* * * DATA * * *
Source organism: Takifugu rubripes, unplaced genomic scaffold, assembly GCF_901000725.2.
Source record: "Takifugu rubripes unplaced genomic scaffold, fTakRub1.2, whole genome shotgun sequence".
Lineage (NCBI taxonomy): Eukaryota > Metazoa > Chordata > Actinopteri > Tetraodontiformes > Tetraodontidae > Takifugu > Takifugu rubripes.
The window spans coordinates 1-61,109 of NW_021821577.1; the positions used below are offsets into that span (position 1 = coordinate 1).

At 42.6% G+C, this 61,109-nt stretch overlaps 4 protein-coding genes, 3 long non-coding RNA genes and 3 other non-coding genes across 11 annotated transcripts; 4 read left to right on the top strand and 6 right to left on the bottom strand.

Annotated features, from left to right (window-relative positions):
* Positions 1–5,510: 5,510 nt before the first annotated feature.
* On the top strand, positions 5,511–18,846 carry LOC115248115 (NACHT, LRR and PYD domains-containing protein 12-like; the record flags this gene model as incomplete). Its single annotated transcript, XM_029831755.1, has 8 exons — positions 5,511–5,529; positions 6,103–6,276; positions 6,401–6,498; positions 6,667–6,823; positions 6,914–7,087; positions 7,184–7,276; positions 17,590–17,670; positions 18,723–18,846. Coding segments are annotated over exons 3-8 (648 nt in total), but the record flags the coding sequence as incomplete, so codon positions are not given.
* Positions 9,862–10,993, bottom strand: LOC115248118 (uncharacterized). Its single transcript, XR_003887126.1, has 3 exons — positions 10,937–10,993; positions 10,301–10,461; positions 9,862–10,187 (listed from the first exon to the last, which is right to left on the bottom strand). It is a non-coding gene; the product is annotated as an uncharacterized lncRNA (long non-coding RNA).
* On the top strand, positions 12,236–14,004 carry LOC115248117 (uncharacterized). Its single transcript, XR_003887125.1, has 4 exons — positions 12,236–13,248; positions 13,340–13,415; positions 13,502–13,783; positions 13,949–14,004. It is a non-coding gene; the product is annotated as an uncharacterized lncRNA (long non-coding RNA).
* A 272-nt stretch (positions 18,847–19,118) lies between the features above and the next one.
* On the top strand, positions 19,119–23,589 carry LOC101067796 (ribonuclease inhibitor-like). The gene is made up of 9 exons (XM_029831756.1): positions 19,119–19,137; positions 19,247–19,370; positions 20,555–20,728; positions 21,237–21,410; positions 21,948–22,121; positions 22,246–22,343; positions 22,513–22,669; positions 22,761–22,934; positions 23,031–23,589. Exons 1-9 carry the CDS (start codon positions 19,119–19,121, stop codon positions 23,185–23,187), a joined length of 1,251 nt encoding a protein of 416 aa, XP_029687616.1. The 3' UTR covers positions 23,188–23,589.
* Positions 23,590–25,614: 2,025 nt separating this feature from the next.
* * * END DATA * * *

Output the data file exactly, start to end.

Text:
Source organism: Takifugu rubripes, unplaced genomic scaffold, assembly GCF_901000725.2.
Source record: "Takifugu rubripes unplaced genomic scaffold, fTakRub1.2, whole genome shotgun sequence".
Lineage (NCBI taxonomy): Eukaryota > Metazoa > Chordata > Actinopteri > Tetraodontiformes > Tetraodontidae > Takifugu > Takifugu rubripes.
The window spans coordinates 1-61,109 of NW_021821577.1; the positions used below are offsets into that span (position 1 = coordinate 1).

At 42.6% G+C, this 61,109-nt stretch overlaps 4 protein-coding genes, 3 long non-coding RNA genes and 3 other non-coding genes across 11 annotated transcripts; 4 read left to right on the top strand and 6 right to left on the bottom strand.

Annotated features, from left to right (window-relative positions):
* Positions 1–5,510: 5,510 nt before the first annotated feature.
* On the top strand, positions 5,511–18,846 carry LOC115248115 (NACHT, LRR and PYD domains-containing protein 12-like; the record flags this gene model as incomplete). Its single annotated transcript, XM_029831755.1, has 8 exons — positions 5,511–5,529; positions 6,103–6,276; positions 6,401–6,498; positions 6,667–6,823; positions 6,914–7,087; positions 7,184–7,276; positions 17,590–17,670; positions 18,723–18,846. Coding segments are annotated over exons 3-8 (648 nt in total), but the record flags the coding sequence as incomplete, so codon positions are not given.
* Positions 9,862–10,993, bottom strand: LOC115248118 (uncharacterized). Its single transcript, XR_003887126.1, has 3 exons — positions 10,937–10,993; positions 10,301–10,461; positions 9,862–10,187 (listed from the first exon to the last, which is right to left on the bottom strand). It is a non-coding gene; the product is annotated as an uncharacterized lncRNA (long non-coding RNA).
* On the top strand, positions 12,236–14,004 carry LOC115248117 (uncharacterized). Its single transcript, XR_003887125.1, has 4 exons — positions 12,236–13,248; positions 13,340–13,415; positions 13,502–13,783; positions 13,949–14,004. It is a non-coding gene; the product is annotated as an uncharacterized lncRNA (long non-coding RNA).
* A 272-nt stretch (positions 18,847–19,118) lies between the features above and the next one.
* On the top strand, positions 19,119–23,589 carry LOC101067796 (ribonuclease inhibitor-like). The gene is made up of 9 exons (XM_029831756.1): positions 19,119–19,137; positions 19,247–19,370; positions 20,555–20,728; positions 21,237–21,410; positions 21,948–22,121; positions 22,246–22,343; positions 22,513–22,669; positions 22,761–22,934; positions 23,031–23,589. Exons 1-9 carry the CDS (start codon positions 19,119–19,121, stop codon positions 23,185–23,187), a joined length of 1,251 nt encoding a protein of 416 aa, XP_029687616.1. The 3' UTR covers positions 23,188–23,589.
* Positions 23,590–25,614: 2,025 nt separating this feature from the next.